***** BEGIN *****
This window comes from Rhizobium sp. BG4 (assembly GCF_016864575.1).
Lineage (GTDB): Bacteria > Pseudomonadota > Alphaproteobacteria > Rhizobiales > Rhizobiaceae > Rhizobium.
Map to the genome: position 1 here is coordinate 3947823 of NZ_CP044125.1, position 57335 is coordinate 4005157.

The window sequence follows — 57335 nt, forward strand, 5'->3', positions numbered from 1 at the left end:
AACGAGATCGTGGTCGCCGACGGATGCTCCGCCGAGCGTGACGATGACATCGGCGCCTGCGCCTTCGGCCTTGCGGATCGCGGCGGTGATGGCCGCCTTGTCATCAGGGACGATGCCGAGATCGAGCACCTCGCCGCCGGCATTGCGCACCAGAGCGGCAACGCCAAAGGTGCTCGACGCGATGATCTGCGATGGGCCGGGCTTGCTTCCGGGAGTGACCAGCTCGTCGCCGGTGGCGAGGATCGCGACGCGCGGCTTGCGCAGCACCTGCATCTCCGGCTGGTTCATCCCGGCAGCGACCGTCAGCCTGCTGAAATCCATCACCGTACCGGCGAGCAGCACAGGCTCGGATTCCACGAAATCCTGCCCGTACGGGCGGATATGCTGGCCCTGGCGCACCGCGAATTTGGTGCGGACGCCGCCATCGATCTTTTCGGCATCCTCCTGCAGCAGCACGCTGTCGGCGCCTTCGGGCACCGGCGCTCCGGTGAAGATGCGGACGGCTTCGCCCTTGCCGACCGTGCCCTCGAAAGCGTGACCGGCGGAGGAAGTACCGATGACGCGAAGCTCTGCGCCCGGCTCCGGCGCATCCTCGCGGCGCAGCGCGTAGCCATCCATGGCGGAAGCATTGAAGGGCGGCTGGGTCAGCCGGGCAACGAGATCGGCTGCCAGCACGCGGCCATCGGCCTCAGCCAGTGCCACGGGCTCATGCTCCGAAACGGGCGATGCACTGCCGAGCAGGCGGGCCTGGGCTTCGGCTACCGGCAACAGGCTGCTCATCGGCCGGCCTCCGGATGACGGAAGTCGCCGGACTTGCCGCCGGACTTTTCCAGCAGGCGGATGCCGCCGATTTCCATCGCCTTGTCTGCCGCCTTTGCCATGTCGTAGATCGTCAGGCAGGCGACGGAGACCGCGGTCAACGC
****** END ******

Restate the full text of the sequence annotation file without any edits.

This window comes from Rhizobium sp. BG4 (assembly GCF_016864575.1).
Lineage (GTDB): Bacteria > Pseudomonadota > Alphaproteobacteria > Rhizobiales > Rhizobiaceae > Rhizobium.
Map to the genome: position 1 here is coordinate 3947823 of NZ_CP044125.1, position 57335 is coordinate 4005157.

The window sequence follows — 57335 nt, forward strand, 5'->3', positions numbered from 1 at the left end:
AACGAGATCGTGGTCGCCGACGGATGCTCCGCCGAGCGTGACGATGACATCGGCGCCTGCGCCTTCGGCCTTGCGGATCGCGGCGGTGATGGCCGCCTTGTCATCAGGGACGATGCCGAGATCGAGCACCTCGCCGCCGGCATTGCGCACCAGAGCGGCAACGCCAAAGGTGCTCGACGCGATGATCTGCGATGGGCCGGGCTTGCTTCCGGGAGTGACCAGCTCGTCGCCGGTGGCGAGGATCGCGACGCGCGGCTTGCGCAGCACCTGCATCTCCGGCTGGTTCATCCCGGCAGCGACCGTCAGCCTGCTGAAATCCATCACCGTACCGGCGAGCAGCACAGGCTCGGATTCCACGAAATCCTGCCCGTACGGGCGGATATGCTGGCCCTGGCGCACCGCGAATTTGGTGCGGACGCCGCCATCGATCTTTTCGGCATCCTCCTGCAGCAGCACGCTGTCGGCGCCTTCGGGCACCGGCGCTCCGGTGAAGATGCGGACGGCTTCGCCCTTGCCGACCGTGCCCTCGAAAGCGTGACCGGCGGAGGAAGTACCGATGACGCGAAGCTCTGCGCCCGGCTCCGGCGCATCCTCGCGGCGCAGCGCGTAGCCATCCATGGCGGAAGCATTGAAGGGCGGCTGGGTCAGCCGGGCAACGAGATCGGCTGCCAGCACGCGGCCATCGGCCTCAGCCAGTGCCACGGGCTCATGCTCCGAAACGGGCGATGCACTGCCGAGCAGGCGGGCCTGGGCTTCGGCTACCGGCAACAGGCTGCTCATCGGCCGGCCTCCGGATGACGGAAGTCGCCGGACTTGCCGCCGGACTTTTCCAGCAGGCGGATGCCGCCGATTTCCATCGCCTTGTCTGCCGCCTTTGCCATGTCGTAGATCGTCAGGCAGGCGACGGAGACCGCGGTCAACGC